Notes To The Granddaughters

Our youngest granddaughter, Sophia, who will be four later this year, has had a very close friend for a very long time, a small teddy bear (actually a little piggy, I guess), maybe about ten inches long, whom she calls "Corky." For as long as I can remember, wherever Sophia went, Corky went. Sophia and Corky had long conversations; of course, we have only heard one side of the conversations.

Then about three days ago, all of a sudden Corky was no longer around. Sophia was not a bit upset. When asked, she said that Corky was "with the monsters."

This morning when I was making breakfast for her and then taking her to Tutor Time, again, Corky was gone. I asked her where Corky was. She said that Corky was "with the monsters." In Corky's place, Sophia now has four much larger and more colorful teddy bears; it was quite a menagerie that accompanied us to Tutor Time this morning.

Her mother, our older daughter, has confirmed what we've noticed. Our daughter has not seen Corky in the past few days and Sophia seems not perturbed.

I wrote this to our daughter, bringing things up to date:
There was obviously a major "falling out" between Corky and Sophia.
Sophia has been watching some inappropriate Barbie cartoons on YouTube -- she no longer gets to watch them -- little girls arguing like little girls argue among themselves -- no big deal but just the same May (her Grammy) feels that Sophia does not need to watch those videos (I agree).

It's possible Sophia picked up something from the videos and then had an argument with Corky and now he's banished to the "monsters." Maybe Corky took the side of the argument of one of the little girls with whom Sophia disagreed.

Since your toilets are not clogged up, at least we know Sophia did not try flushing Corky down the toilet.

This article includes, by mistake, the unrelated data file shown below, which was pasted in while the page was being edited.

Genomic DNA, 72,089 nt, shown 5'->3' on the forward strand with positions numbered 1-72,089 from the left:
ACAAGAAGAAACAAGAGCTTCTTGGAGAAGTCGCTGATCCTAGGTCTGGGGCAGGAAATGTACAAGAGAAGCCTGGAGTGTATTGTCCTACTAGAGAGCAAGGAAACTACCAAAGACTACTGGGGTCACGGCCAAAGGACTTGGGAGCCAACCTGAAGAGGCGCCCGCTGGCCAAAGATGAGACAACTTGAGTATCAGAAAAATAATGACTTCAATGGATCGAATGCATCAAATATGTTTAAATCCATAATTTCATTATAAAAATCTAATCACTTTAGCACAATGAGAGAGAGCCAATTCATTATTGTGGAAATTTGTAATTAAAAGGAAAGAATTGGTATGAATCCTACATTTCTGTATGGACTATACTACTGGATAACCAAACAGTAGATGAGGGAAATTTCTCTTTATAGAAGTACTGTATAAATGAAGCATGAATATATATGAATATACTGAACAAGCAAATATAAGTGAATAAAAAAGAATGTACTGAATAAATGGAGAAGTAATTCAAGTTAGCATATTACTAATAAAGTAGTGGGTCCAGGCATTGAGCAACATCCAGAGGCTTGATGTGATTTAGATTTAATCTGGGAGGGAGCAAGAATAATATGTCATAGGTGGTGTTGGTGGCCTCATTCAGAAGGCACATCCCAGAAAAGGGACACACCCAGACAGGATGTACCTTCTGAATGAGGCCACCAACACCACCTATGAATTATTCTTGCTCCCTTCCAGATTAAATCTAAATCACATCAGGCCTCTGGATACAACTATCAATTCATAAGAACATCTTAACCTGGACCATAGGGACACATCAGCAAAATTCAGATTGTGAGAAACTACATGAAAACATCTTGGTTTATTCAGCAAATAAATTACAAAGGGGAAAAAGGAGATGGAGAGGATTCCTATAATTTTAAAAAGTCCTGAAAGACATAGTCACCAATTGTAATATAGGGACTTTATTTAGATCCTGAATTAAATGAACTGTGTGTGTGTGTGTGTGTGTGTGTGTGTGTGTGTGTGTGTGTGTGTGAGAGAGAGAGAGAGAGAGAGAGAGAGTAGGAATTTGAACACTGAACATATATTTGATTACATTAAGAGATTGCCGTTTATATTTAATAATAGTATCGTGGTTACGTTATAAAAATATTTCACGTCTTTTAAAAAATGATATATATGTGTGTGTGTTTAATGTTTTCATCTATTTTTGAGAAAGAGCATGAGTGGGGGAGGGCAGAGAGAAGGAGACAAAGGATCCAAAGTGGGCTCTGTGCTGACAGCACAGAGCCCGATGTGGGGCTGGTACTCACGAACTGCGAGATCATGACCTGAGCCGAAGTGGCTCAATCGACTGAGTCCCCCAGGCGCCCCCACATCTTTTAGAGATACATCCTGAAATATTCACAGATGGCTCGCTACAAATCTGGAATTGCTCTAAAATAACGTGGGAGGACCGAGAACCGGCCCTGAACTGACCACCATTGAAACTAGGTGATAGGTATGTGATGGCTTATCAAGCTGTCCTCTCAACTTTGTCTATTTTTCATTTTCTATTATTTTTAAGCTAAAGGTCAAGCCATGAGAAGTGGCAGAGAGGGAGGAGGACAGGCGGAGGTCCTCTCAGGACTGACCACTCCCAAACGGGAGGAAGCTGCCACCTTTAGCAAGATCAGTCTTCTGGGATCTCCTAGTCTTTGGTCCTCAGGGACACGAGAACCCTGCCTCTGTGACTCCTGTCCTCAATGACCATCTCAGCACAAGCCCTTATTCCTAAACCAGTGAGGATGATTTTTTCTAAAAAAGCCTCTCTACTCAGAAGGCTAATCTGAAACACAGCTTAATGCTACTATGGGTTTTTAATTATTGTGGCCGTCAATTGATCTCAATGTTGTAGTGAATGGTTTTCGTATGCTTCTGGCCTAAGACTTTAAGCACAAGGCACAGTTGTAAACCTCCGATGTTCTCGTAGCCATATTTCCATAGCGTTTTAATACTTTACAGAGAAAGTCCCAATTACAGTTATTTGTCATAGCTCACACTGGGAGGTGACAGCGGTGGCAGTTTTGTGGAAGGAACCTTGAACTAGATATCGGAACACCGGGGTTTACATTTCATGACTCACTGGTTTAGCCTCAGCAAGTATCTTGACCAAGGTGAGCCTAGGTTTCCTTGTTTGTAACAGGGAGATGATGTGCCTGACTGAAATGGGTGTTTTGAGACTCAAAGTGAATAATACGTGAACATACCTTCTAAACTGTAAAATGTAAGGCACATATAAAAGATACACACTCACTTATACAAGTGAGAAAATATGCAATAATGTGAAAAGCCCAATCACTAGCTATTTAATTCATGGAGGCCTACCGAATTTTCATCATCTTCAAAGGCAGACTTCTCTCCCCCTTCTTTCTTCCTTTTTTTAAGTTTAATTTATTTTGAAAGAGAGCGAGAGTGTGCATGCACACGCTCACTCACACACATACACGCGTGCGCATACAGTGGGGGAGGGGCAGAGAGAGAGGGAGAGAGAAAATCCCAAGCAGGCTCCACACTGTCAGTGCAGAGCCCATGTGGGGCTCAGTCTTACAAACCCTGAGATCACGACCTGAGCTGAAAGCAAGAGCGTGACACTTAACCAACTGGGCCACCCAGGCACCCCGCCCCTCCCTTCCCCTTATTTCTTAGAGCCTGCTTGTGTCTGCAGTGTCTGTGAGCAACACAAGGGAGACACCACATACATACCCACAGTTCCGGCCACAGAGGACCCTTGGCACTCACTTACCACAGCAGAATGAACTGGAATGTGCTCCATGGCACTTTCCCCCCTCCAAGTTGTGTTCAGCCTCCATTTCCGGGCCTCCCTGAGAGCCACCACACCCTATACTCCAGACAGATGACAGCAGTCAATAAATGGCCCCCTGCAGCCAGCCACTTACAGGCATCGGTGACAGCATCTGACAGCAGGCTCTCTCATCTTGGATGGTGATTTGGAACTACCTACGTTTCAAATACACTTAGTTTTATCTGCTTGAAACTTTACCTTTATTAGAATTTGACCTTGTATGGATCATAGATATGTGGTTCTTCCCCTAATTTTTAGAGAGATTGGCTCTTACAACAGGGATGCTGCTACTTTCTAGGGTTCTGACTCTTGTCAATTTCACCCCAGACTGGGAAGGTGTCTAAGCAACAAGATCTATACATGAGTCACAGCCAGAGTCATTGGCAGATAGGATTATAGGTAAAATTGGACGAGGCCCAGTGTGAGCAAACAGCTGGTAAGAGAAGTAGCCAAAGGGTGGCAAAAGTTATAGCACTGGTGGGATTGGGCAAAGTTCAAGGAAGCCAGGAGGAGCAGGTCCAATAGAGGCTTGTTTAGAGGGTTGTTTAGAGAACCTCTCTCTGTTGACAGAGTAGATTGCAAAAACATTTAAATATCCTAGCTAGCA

Corky has now been replaced with four -- count them, four -- bigger and more colorful teddy bears, including "Pumpkin Bear."
Later: photo of Sophia with two of her four new friends.

Worth Re-Posting -- February 13, 2018 -- North Dakota Natural Gas Production Setting Records

Rigzone, Eni, and others are making a big deal about the big natural gas field found off-shore near Cyprus (Mediterranean Sea), where Eni says it will produce 2.9 Bcf of natural gas by the end of the year (2018). Don't get too excited: the Bakken, an oily play -- not a natural gas play -- already produces more natural gas than Eni does from the Zohr field. From an earlier post:
February 12, 2018: Turkish warships are impeding a rig from reaching a location of Cyprus where Italian energy company Eni is scheduled to drill for gas. -- from Twitter. Update from Reuters. Turkey is wearing out its "welcome" in the EU. Eni says it will produce 2.9 Bcf per day from Zohr field by second half of 2019. Compare that "2.9 Bcf" to the Bakken: from the last Director's Cut,
What was North Dakota's natural gas production in the most recent month, November, 2017? Yup, another all-time high: 2.1 billion cubic feet / day.
Asian Demand For Natural Gas Surging

From Bloomberg:
Asia’s rapacious thirst for liquefied natural gas is sucking supplies from surprising places.
China to Japan and South Korea are paying top dollar for the super-chilled fuel. The pull is so strong that Norway’s Statoil ASA, which usually exports most of its LNG to Europe, is shipping a rare cargo east. It plans to send more.
Asia gets most of its LNG from Australia, including from the giant Gorgon project on the country’s northwest coast. Malaysia, Papua New Guinea and Indonesia are also big suppliers.